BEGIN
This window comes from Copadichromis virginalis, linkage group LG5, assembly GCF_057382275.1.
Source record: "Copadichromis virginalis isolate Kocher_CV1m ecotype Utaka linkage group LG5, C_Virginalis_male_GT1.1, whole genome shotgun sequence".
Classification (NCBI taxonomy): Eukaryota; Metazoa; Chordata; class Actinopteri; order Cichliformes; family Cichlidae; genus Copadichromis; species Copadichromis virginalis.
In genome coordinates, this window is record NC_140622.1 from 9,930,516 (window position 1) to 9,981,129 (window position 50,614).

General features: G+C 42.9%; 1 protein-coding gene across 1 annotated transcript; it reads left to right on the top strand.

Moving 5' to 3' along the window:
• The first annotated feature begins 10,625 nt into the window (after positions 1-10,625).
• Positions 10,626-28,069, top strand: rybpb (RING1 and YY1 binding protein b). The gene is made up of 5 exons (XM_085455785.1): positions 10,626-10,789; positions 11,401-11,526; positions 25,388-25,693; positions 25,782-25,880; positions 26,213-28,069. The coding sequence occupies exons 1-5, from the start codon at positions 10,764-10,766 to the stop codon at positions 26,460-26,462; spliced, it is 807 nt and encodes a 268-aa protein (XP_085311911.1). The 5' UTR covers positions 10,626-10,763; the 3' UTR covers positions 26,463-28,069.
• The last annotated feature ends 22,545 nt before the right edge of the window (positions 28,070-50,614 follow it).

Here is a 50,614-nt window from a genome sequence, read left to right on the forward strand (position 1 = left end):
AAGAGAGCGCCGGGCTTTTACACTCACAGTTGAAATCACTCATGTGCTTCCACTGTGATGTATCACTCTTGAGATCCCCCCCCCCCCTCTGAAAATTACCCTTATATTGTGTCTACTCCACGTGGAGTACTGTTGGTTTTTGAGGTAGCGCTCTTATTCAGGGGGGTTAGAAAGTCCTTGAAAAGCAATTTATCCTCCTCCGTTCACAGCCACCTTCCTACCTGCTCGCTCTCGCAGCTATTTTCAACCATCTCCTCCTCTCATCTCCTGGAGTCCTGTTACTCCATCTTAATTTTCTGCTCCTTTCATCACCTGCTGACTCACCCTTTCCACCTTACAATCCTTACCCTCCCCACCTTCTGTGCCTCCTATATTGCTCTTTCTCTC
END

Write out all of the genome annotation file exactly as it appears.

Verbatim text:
This window comes from Copadichromis virginalis, linkage group LG5, assembly GCF_057382275.1.
Source record: "Copadichromis virginalis isolate Kocher_CV1m ecotype Utaka linkage group LG5, C_Virginalis_male_GT1.1, whole genome shotgun sequence".
Classification (NCBI taxonomy): Eukaryota; Metazoa; Chordata; class Actinopteri; order Cichliformes; family Cichlidae; genus Copadichromis; species Copadichromis virginalis.
In genome coordinates, this window is record NC_140622.1 from 9,930,516 (window position 1) to 9,981,129 (window position 50,614).

General features: G+C 42.9%; 1 protein-coding gene across 1 annotated transcript; it reads left to right on the top strand.

Moving 5' to 3' along the window:
• The first annotated feature begins 10,625 nt into the window (after positions 1-10,625).
• Positions 10,626-28,069, top strand: rybpb (RING1 and YY1 binding protein b). The gene is made up of 5 exons (XM_085455785.1): positions 10,626-10,789; positions 11,401-11,526; positions 25,388-25,693; positions 25,782-25,880; positions 26,213-28,069. The coding sequence occupies exons 1-5, from the start codon at positions 10,764-10,766 to the stop codon at positions 26,460-26,462; spliced, it is 807 nt and encodes a 268-aa protein (XP_085311911.1). The 5' UTR covers positions 10,626-10,763; the 3' UTR covers positions 26,463-28,069.
• The last annotated feature ends 22,545 nt before the right edge of the window (positions 28,070-50,614 follow it).

Here is a 50,614-nt window from a genome sequence, read left to right on the forward strand (position 1 = left end):
AAGAGAGCGCCGGGCTTTTACACTCACAGTTGAAATCACTCATGTGCTTCCACTGTGATGTATCACTCTTGAGATCCCCCCCCCCCCTCTGAAAATTACCCTTATATTGTGTCTACTCCACGTGGAGTACTGTTGGTTTTTGAGGTAGCGCTCTTATTCAGGGGGGTTAGAAAGTCCTTGAAAAGCAATTTATCCTCCTCCGTTCACAGCCACCTTCCTACCTGCTCGCTCTCGCAGCTATTTTCAACCATCTCCTCCTCTCATCTCCTGGAGTCCTGTTACTCCATCTTAATTTTCTGCTCCTTTCATCACCTGCTGACTCACCCTTTCCACCTTACAATCCTTACCCTCCCCACCTTCTGTGCCTCCTATATTGCTCTTTCTCTC